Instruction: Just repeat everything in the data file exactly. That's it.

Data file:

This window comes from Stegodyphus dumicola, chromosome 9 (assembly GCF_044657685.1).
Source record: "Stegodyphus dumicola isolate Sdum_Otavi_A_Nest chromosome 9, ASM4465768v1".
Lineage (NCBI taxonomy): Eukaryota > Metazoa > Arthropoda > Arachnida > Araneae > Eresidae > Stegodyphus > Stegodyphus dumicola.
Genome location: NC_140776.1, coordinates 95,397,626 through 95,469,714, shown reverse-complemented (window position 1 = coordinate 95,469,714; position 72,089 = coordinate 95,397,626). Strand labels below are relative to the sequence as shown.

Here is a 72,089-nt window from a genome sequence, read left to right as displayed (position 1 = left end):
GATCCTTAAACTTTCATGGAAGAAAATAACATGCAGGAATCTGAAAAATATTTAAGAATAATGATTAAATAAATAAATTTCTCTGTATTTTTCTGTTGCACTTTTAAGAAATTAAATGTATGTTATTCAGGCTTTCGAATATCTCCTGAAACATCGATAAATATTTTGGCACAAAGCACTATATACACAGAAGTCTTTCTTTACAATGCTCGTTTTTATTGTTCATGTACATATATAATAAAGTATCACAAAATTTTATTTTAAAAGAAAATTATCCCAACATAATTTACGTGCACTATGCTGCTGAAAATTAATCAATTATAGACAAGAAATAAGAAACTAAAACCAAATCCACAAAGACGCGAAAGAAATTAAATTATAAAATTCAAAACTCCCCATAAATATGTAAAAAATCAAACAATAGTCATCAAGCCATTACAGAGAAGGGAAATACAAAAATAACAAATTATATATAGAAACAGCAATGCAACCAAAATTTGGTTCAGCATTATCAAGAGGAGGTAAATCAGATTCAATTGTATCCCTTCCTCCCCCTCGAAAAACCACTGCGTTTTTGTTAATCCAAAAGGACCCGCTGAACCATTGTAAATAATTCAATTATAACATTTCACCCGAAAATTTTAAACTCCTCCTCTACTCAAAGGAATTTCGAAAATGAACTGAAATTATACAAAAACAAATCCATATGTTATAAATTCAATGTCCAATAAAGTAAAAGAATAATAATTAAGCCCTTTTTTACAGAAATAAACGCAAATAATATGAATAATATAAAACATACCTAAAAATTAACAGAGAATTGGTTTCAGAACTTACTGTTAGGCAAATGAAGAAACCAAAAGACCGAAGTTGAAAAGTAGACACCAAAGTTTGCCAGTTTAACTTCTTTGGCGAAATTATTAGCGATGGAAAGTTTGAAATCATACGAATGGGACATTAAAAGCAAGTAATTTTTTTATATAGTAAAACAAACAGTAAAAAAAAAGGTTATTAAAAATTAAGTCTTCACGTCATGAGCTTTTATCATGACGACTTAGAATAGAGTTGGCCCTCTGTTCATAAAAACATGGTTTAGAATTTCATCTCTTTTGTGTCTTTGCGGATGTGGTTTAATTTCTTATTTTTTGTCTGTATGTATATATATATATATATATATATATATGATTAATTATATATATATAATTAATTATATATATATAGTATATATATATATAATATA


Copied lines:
This window comes from Stegodyphus dumicola, chromosome 9 (assembly GCF_044657685.1).
Source record: "Stegodyphus dumicola isolate Sdum_Otavi_A_Nest chromosome 9, ASM4465768v1".
Lineage (NCBI taxonomy): Eukaryota > Metazoa > Arthropoda > Arachnida > Araneae > Eresidae > Stegodyphus > Stegodyphus dumicola.
Genome location: NC_140776.1, coordinates 95,397,626 through 95,469,714, shown reverse-complemented (window position 1 = coordinate 95,469,714; position 72,089 = coordinate 95,397,626). Strand labels below are relative to the sequence as shown.

Here is a 72,089-nt window from a genome sequence, read left to right as displayed (position 1 = left end):
GATCCTTAAACTTTCATGGAAGAAAATAACATGCAGGAATCTGAAAAATATTTAAGAATAATGATTAAATAAATAAATTTCTCTGTATTTTTCTGTTGCACTTTTAAGAAATTAAATGTATGTTATTCAGGCTTTCGAATATCTCCTGAAACATCGATAAATATTTTGGCACAAAGCACTATATACACAGAAGTCTTTCTTTACAATGCTCGTTTTTATTGTTCATGTACATATATAATAAAGTATCACAAAATTTTATTTTAAAAGAAAATTATCCCAACATAATTTACGTGCACTATGCTGCTGAAAATTAATCAATTATAGACAAGAAATAAGAAACTAAAACCAAATCCACAAAGACGCGAAAGAAATTAAATTATAAAATTCAAAACTCCCCATAAATATGTAAAAAATCAAACAATAGTCATCAAGCCATTACAGAGAAGGGAAATACAAAAATAACAAATTATATATAGAAACAGCAATGCAACCAAAATTTGGTTCAGCATTATCAAGAGGAGGTAAATCAGATTCAATTGTATCCCTTCCTCCCCCTCGAAAAACCACTGCGTTTTTGTTAATCCAAAAGGACCCGCTGAACCATTGTAAATAATTCAATTATAACATTTCACCCGAAAATTTTAAACTCCTCCTCTACTCAAAGGAATTTCGAAAATGAACTGAAATTATACAAAAACAAATCCATATGTTATAAATTCAATGTCCAATAAAGTAAAAGAATAATAATTAAGCCCTTTTTTACAGAAATAAACGCAAATAATATGAATAATATAAAACATACCTAAAAATTAACAGAGAATTGGTTTCAGAACTTACTGTTAGGCAAATGAAGAAACCAAAAGACCGAAGTTGAAAAGTAGACACCAAAGTTTGCCAGTTTAACTTCTTTGGCGAAATTATTAGCGATGGAAAGTTTGAAATCATACGAATGGGACATTAAAAGCAAGTAATTTTTTTATATAGTAAAACAAACAGTAAAAAAAAAGGTTATTAAAAATTAAGTCTTCACGTCATGAGCTTTTATCATGACGACTTAGAATAGAGTTGGCCCTCTGTTCATAAAAACATGGTTTAGAATTTCATCTCTTTTGTGTCTTTGCGGATGTGGTTTAATTTCTTATTTTTTGTCTGTATGTATATATATATATATATATATATATATGATTAATTATATATATATAATTAATTATATATATATAGTATATATATATATAATATA